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Working remotely has some very cool benefits: you’re free to decide when, where, and how to work. As a Virtual Assistant (VA) you have deadlines to fulfill and clients to keep happy, there’s no boss looking over your shoulder, dictating when you take lunch. And Chatty Cathy from the next cubicle isn’t interrupting you every 10 minutes.
But there are also aspects of remote work that can snowball into drawbacks or serious issues if they’re not managed well.
So, how do you prevent this from happening, and keep your mental and physical health in tip-top shape so you can be your best, most creative, motivated self, for you and for your clients? We have some tips for you that span the areas of both mental and physical health.
We’re covering mental self-care first because our mental and physical health are very much linked. As knowledge workers, we depend on our minds to be sharp and work for us. But we have to take care of our minds! Here’s how we can do that:
When you routinely put in 16 and 17-hour days, you’re going to feel exhausted (and this shouldn’t be happening anyway, since studies show working beyond 40 hours a week means you’ll be less productive and effective, both short-term and long-term). While you love your work and there’s always more to do, not taking mandatory downtime will eventually catch up with you. You’ll start to feel sluggish, fatigued and maybe even depressed. That’s why you should schedule your working hours according to when you work best, and make sure you take time off.
We’ve covered this in a previous blog post about how to counteract exhaustion, but it bears repeating: you need relaxation, social and fun time. Taking it helps you manage stress, replenish your creative juices and keep your mental game strong. Schedule this time in at different times of the day, and don’t double up with work (like watching educational videos, reading client briefs or scheduling meetings). Completely unplug and find an activity you enjoy doing (Ashley loves playing the guitar!)
While doing research for this post, we came across this article from Fast Company about best practice tips for successfully working remotely. One of the tips is to manage your energy, not your time. The rationale in the article is that because time is a finite resource but energy can be created, you should focus on finding a way to produce more effective energy to fuel your work. The answer is to establish simple rituals that give you energy. The author advocates making time for exercise and meditation in increments throughout the day, and we agree this method may work best for some because it’s not as daunting to find a few minutes every few hours to exercise, as opposed to dedicating the recommended 45 minutes in one block, every day.
Read the article for specific details.
Humans are social beings. We need regular, meaningful interaction with others to remain motivated, inspired and emotionally & mentally healthy. Even if we’ve got a full workday (or week!), we each build this into our routines by checking in with our teams and clients regularly. Joining a coworking space is also a great way to meet other professionals who can empathize with what you’re going through (and who may become future clients or partners). And don’t forget to find networking opportunities in your community.
Just like our minds, our bodies need fuel, nutrients and a safe, comfortable office in which we can be our most creative and do our best work. From setting up an ergonomic workstation to getting the right nutrition and exercise, there are measures we can take to ensure our optimal physical health.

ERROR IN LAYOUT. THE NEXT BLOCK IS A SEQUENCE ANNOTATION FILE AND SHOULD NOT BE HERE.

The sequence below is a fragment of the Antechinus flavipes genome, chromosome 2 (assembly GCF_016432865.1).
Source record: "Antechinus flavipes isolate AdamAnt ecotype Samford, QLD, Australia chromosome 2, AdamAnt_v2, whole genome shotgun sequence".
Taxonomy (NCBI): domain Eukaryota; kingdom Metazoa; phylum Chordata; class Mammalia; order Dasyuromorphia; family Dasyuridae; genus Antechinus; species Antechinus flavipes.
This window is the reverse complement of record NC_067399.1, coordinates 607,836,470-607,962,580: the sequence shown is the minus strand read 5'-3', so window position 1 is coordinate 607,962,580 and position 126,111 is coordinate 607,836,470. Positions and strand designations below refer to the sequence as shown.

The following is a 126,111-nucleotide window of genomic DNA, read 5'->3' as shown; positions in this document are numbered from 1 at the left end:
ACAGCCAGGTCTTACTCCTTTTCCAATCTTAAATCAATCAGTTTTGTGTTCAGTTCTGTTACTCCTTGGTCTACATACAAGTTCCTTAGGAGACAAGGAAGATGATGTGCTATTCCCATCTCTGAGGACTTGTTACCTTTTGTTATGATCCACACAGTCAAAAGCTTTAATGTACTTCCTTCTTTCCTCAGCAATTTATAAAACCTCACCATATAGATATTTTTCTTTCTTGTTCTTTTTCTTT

If you log 35 to 40 hours a week (or even more) in your office, you’ll want to ensure you have the right equipment to help you get the job done. One of the most important items in your office is the chair you’ll be spending most of those hours in. The Mayo Clinic says you should choose a height-adjustable swivel chair that offers lumbar support, ensure your keyboard is adequately placed, and keep key objects close to prevent unnecessary reaching.
Read more tips here.
When you’re crushing a project deadline and burning the candle at both ends, you can sometimes begin to feel that taking time to cook a homemade meal or exercise is actually wasting time, but it’s not. To be our most productive selves, you need a well-balanced diet and regular exercise.
That doesn’t have to mean eating kale and heading to the gym at 5 a.m. every day (or maybe, for you it does and that’s completely okay!), but it does mean making healthy choices and opting for a jog or walk through the park over watching another show on Netflix. Maybe it means enjoying fruit or high-energy, high protein food instead of chips for your afternoon snack. Setting a healthy routine will help, and you can even hire a nutritionist or consult other experienced professionals, as this remote worker did.
A quick Google search reveals different opinions and studies about how much sleep we should get, and you may need more or less sleep than the 7 to 8 hours per night most people seem to average. But the importance of sleep to our mental and physical health can’t be overstated, so it’s important to get the right amount for you and diligently practice good sleep hygiene.
That means using your bed exclusively for sleeping (not Netflix marathons and late night snacking), relaxing before bed with a book or other non-electronic form of entertainment (as light from your monitors and televisions is actually stimulating and will keep you awake), and avoiding naps, caffeine and alcohol too close to bedtime. Find these tips in more in this article at heretohelp.bc.ca.
Now it’s your turn! What are your best tips for self-care? Have any ideas on quick, inexpensive ways to reward yourself for those important wins and accomplishments? What’s your self-care routine?
Share with us in the comments!